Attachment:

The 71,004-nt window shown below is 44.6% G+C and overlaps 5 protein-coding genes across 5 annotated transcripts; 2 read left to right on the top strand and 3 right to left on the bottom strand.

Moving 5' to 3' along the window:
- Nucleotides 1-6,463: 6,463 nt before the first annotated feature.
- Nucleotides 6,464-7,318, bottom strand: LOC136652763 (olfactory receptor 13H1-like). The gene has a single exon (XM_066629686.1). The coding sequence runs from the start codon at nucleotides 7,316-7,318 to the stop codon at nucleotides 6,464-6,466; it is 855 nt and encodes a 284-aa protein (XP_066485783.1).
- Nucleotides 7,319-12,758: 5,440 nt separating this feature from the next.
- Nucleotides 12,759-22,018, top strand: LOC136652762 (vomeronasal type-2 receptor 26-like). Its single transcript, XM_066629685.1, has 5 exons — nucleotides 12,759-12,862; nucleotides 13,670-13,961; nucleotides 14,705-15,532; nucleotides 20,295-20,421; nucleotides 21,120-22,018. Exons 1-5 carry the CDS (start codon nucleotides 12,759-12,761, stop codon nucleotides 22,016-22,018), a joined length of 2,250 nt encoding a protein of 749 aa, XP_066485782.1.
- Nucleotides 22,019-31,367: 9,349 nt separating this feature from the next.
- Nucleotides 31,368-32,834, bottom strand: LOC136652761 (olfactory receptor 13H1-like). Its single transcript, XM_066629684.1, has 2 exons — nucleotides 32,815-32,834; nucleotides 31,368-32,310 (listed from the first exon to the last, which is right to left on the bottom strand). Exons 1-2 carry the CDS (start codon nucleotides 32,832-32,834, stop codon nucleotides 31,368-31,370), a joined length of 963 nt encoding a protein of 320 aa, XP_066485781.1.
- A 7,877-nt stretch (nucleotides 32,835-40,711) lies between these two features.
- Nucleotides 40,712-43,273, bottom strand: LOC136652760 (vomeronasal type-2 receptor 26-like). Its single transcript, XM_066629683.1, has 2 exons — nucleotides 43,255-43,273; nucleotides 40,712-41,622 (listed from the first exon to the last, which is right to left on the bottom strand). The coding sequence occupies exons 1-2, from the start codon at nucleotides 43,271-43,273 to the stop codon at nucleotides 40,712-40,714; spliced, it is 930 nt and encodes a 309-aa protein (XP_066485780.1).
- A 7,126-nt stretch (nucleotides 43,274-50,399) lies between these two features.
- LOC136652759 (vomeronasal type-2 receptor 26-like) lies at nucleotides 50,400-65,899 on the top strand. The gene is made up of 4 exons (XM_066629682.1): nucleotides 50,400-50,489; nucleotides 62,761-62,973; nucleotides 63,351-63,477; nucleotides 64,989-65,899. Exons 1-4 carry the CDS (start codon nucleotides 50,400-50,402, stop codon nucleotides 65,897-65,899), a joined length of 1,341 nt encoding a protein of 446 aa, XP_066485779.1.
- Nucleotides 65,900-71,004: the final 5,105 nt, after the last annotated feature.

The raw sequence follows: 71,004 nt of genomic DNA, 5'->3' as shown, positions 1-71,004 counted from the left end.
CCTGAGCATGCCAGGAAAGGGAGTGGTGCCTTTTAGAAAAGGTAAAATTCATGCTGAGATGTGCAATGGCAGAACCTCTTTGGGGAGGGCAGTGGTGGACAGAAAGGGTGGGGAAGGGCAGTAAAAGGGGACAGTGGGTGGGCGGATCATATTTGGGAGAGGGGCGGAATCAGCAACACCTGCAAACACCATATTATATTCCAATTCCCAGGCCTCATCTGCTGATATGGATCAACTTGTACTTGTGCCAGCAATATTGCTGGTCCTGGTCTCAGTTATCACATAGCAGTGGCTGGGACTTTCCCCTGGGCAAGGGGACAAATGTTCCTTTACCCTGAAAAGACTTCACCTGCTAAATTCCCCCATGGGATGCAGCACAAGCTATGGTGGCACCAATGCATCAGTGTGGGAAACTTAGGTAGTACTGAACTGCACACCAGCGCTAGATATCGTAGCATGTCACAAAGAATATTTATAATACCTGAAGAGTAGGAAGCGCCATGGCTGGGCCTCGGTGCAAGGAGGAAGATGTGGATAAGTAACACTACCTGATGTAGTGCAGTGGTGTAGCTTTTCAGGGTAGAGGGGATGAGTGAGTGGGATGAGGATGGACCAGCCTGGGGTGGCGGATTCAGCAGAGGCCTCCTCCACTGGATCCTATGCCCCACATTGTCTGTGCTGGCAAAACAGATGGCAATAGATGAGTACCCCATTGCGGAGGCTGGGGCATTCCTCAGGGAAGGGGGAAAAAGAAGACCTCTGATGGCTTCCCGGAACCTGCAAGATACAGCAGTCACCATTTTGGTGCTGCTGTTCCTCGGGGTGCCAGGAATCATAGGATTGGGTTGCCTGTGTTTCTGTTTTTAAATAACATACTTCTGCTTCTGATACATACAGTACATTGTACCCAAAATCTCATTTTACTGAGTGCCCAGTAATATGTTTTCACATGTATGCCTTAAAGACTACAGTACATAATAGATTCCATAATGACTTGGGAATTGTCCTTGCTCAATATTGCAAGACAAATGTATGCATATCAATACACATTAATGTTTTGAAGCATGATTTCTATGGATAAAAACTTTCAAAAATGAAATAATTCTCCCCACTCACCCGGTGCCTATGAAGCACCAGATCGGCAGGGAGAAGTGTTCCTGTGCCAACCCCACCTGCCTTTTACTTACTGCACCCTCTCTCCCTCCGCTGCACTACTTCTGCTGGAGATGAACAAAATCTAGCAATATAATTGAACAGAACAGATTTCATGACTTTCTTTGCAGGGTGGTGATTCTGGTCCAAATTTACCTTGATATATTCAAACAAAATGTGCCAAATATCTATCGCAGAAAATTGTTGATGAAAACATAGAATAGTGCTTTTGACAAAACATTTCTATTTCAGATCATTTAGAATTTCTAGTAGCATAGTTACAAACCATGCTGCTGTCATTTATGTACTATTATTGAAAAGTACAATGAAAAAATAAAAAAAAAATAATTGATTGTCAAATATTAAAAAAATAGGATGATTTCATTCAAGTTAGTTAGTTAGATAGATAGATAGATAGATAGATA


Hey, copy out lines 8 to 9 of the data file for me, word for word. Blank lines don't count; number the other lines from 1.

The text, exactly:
- Nucleotides 31,368-32,834, bottom strand: LOC136652761 (olfactory receptor 13H1-like). Its single transcript, XM_066629684.1, has 2 exons — nucleotides 32,815-32,834; nucleotides 31,368-32,310 (listed from the first exon to the last, which is right to left on the bottom strand). Exons 1-2 carry the CDS (start codon nucleotides 32,832-32,834, stop codon nucleotides 31,368-31,370), a joined length of 963 nt encoding a protein of 320 aa, XP_066485781.1.
- A 7,877-nt stretch (nucleotides 32,835-40,711) lies between these two features.